25 Irish Slang Terms You Should Know

iStock.com/levers2007
iStock.com/levers2007

People in Ireland speak English, but not exactly the "Queen’s English." With a little help from the Gaelic language—called Irish—the populace of the Emerald Isle have devised their very own myriad of weird and wonderful words and phrases. Here are a few Irish colloquialisms to help you understand the next person from Derry, Dublin, or Donegal that you come in contact with:

  1. Craic (pronounced "crack"): This is the big one. Originally crack as used by Ulster Scots, the Gaelic spelling of the word was not widely used in Ireland until it was popularized as the catchphrase of the Irish-language TV show SBB ina Shuí starting in the 1970s. Now, craic is probably the word most commonly used by Irish people across the world. The word has a pretty simple meaning, however—"general banter" or "fun."
  1. Wee: Small. Everything in Ireland is wee. Absolutely everything. If Big Shaq was Irish, he’d have been called "Wee Shaq."
  1. Wean (pronounced "wayne"): A child.
  1. Lethal/leefs: Mainly used in the northwest of Ireland, these words both mean "great"; leefs is short for "lethal."
  1. Quare (pronounced "kware"): An odd-looking word that also means "great," or "very."
  1. Feck off: Quite possibly Ireland’s greatest achievement, this phrase is the perfect way to curse without technically cursing. Replace the e with a u, and you have what this slang term means.
  1. Dooter: A wee (see above) walk.
  1. Saunter: A slightly brisker walk. Almost a strut, but with less shoulder movement and self-confidence.
  1. Aye/Naw: Yes/no.
  1. Yes: Hello (this one doesn’t make sense—we know that).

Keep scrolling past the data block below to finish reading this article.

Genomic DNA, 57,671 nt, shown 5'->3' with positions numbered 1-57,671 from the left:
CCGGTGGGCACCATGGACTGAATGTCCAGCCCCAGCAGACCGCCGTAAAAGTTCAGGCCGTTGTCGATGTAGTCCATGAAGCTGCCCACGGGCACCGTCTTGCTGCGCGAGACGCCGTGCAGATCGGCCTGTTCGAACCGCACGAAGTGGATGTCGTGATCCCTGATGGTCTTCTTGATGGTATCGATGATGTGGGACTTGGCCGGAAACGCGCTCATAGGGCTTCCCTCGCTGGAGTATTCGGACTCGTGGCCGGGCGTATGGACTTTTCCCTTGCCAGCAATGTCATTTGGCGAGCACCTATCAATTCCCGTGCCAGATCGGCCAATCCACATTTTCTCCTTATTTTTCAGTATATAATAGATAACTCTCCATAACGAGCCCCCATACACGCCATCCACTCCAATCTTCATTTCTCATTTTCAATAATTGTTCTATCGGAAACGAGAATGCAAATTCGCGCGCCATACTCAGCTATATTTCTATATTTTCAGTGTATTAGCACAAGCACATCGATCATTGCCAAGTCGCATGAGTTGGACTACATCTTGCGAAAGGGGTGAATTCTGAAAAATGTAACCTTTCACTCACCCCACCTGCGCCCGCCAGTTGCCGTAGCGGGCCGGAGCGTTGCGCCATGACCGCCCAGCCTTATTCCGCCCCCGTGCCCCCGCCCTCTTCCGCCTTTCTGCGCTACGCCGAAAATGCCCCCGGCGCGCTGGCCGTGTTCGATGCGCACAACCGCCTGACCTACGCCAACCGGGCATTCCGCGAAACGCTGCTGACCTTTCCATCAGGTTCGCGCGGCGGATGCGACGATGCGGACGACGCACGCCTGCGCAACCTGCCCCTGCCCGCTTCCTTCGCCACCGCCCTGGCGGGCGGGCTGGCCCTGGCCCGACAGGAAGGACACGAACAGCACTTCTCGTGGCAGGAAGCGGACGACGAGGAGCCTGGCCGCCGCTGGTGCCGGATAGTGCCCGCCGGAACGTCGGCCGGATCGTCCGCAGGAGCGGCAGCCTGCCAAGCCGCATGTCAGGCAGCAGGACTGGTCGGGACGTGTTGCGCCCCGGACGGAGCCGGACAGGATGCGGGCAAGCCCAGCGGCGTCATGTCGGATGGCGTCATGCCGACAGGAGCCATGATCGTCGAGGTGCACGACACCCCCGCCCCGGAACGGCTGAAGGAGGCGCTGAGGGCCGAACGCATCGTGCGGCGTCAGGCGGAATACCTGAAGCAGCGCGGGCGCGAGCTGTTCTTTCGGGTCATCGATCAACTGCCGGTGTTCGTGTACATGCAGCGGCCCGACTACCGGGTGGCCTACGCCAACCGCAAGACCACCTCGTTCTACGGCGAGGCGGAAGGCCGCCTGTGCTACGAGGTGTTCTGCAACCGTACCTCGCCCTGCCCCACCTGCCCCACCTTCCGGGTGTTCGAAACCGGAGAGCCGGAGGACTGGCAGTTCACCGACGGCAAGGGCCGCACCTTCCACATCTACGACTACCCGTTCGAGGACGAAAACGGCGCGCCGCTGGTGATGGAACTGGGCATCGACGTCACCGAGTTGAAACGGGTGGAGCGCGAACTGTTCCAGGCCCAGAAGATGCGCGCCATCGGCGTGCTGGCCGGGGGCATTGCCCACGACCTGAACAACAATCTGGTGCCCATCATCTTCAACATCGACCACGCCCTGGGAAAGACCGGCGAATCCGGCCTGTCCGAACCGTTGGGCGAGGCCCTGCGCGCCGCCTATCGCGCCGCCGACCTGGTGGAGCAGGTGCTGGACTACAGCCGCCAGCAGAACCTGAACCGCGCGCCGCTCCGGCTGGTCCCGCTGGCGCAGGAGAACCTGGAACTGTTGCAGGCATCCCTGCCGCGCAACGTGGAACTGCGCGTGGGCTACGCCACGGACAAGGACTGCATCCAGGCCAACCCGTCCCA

1. Lashing: Raining heavily.
  1. Slag: Used as a verb, it means to make a joke at someone else’s expense.
  1. Wired to the moon: You know that feeling you get when you’ve enjoyed a fairly big Tuesday night in a club, and then stumble into work the next morning after downing six espresso shots at the nearest Starbucks? Yes, that is what being "wired to the moon" is.
  1. Jesus, Mary & Joseph: When it comes to blasphemy, there are no half measures in Ireland. As a historically religious country, blasphemy is relatively frowned upon, so when an Irish person it absolutely necessary to take the Lord’s name in vain, they do so by taking Jesus’s whole family in vain.
  1. Cat: Bad … because apparently Irish people think cats are bad?
  1. Brock: Also bad.
  1. Eejit: A person who is a bit of an idiot.
  1. While man/woman: A person who is also a bit of an idiot.
  1. Melter: And yet another person who is a bit of an idiot, or at least very annoying.
  1. Haven’t a baldies: When you are unsure of an answer to a question.
  1. Wind your neck in: The perfect way to take someone who is overly arrogant down a peg or two? Tell them to "wind their neck in."
  1. Yonks: A long time.
  1. Bake: Face.
  1. Juke: A wee (see way above) look.